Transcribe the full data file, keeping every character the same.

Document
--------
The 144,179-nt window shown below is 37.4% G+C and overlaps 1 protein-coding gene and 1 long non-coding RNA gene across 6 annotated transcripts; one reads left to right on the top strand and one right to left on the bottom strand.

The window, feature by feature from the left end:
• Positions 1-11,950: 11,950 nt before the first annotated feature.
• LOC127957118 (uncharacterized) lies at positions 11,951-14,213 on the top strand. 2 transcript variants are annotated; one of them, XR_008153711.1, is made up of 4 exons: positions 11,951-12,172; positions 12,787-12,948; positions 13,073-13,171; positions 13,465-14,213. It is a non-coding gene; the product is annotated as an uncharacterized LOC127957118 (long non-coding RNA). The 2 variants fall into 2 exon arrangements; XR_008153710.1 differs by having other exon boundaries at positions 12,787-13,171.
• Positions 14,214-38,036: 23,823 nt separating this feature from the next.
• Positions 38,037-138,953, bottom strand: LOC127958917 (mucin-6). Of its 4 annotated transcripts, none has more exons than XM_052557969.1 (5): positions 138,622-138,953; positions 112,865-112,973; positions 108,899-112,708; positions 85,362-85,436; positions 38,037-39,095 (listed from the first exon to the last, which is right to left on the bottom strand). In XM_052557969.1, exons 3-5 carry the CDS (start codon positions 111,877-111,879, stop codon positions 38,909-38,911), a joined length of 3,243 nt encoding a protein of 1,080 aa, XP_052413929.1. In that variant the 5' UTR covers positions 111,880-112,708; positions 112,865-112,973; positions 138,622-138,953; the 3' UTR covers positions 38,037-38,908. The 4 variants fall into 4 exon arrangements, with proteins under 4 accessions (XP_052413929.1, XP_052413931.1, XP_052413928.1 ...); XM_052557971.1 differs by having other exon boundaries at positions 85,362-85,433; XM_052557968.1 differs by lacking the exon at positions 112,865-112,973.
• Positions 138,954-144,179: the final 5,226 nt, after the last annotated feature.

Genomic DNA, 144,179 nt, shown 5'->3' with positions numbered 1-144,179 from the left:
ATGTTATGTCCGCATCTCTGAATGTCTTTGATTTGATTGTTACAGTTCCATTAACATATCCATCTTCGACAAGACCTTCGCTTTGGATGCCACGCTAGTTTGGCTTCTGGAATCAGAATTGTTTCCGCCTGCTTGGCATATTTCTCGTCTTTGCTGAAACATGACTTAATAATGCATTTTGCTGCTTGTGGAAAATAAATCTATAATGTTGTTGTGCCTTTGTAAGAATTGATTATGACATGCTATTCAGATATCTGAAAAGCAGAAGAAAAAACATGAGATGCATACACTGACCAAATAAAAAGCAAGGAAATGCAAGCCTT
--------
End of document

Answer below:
The 144,179-nt window shown below is 37.4% G+C and overlaps 1 protein-coding gene and 1 long non-coding RNA gene across 6 annotated transcripts; one reads left to right on the top strand and one right to left on the bottom strand.

The window, feature by feature from the left end:
• Positions 1-11,950: 11,950 nt before the first annotated feature.
• LOC127957118 (uncharacterized) lies at positions 11,951-14,213 on the top strand. 2 transcript variants are annotated; one of them, XR_008153711.1, is made up of 4 exons: positions 11,951-12,172; positions 12,787-12,948; positions 13,073-13,171; positions 13,465-14,213. It is a non-coding gene; the product is annotated as an uncharacterized LOC127957118 (long non-coding RNA). The 2 variants fall into 2 exon arrangements; XR_008153710.1 differs by having other exon boundaries at positions 12,787-13,171.
• Positions 14,214-38,036: 23,823 nt separating this feature from the next.
• Positions 38,037-138,953, bottom strand: LOC127958917 (mucin-6). Of its 4 annotated transcripts, none has more exons than XM_052557969.1 (5): positions 138,622-138,953; positions 112,865-112,973; positions 108,899-112,708; positions 85,362-85,436; positions 38,037-39,095 (listed from the first exon to the last, which is right to left on the bottom strand). In XM_052557969.1, exons 3-5 carry the CDS (start codon positions 111,877-111,879, stop codon positions 38,909-38,911), a joined length of 3,243 nt encoding a protein of 1,080 aa, XP_052413929.1. In that variant the 5' UTR covers positions 111,880-112,708; positions 112,865-112,973; positions 138,622-138,953; the 3' UTR covers positions 38,037-38,908. The 4 variants fall into 4 exon arrangements, with proteins under 4 accessions (XP_052413929.1, XP_052413931.1, XP_052413928.1 ...); XM_052557971.1 differs by having other exon boundaries at positions 85,362-85,433; XM_052557968.1 differs by lacking the exon at positions 112,865-112,973.
• Positions 138,954-144,179: the final 5,226 nt, after the last annotated feature.

Genomic DNA, 144,179 nt, shown 5'->3' with positions numbered 1-144,179 from the left:
ATGTTATGTCCGCATCTCTGAATGTCTTTGATTTGATTGTTACAGTTCCATTAACATATCCATCTTCGACAAGACCTTCGCTTTGGATGCCACGCTAGTTTGGCTTCTGGAATCAGAATTGTTTCCGCCTGCTTGGCATATTTCTCGTCTTTGCTGAAACATGACTTAATAATGCATTTTGCTGCTTGTGGAAAATAAATCTATAATGTTGTTGTGCCTTTGTAAGAATTGATTATGACATGCTATTCAGATATCTGAAAAGCAGAAGAAAAAACATGAGATGCATACACTGACCAAATAAAAAGCAAGGAAATGCAAGCCTT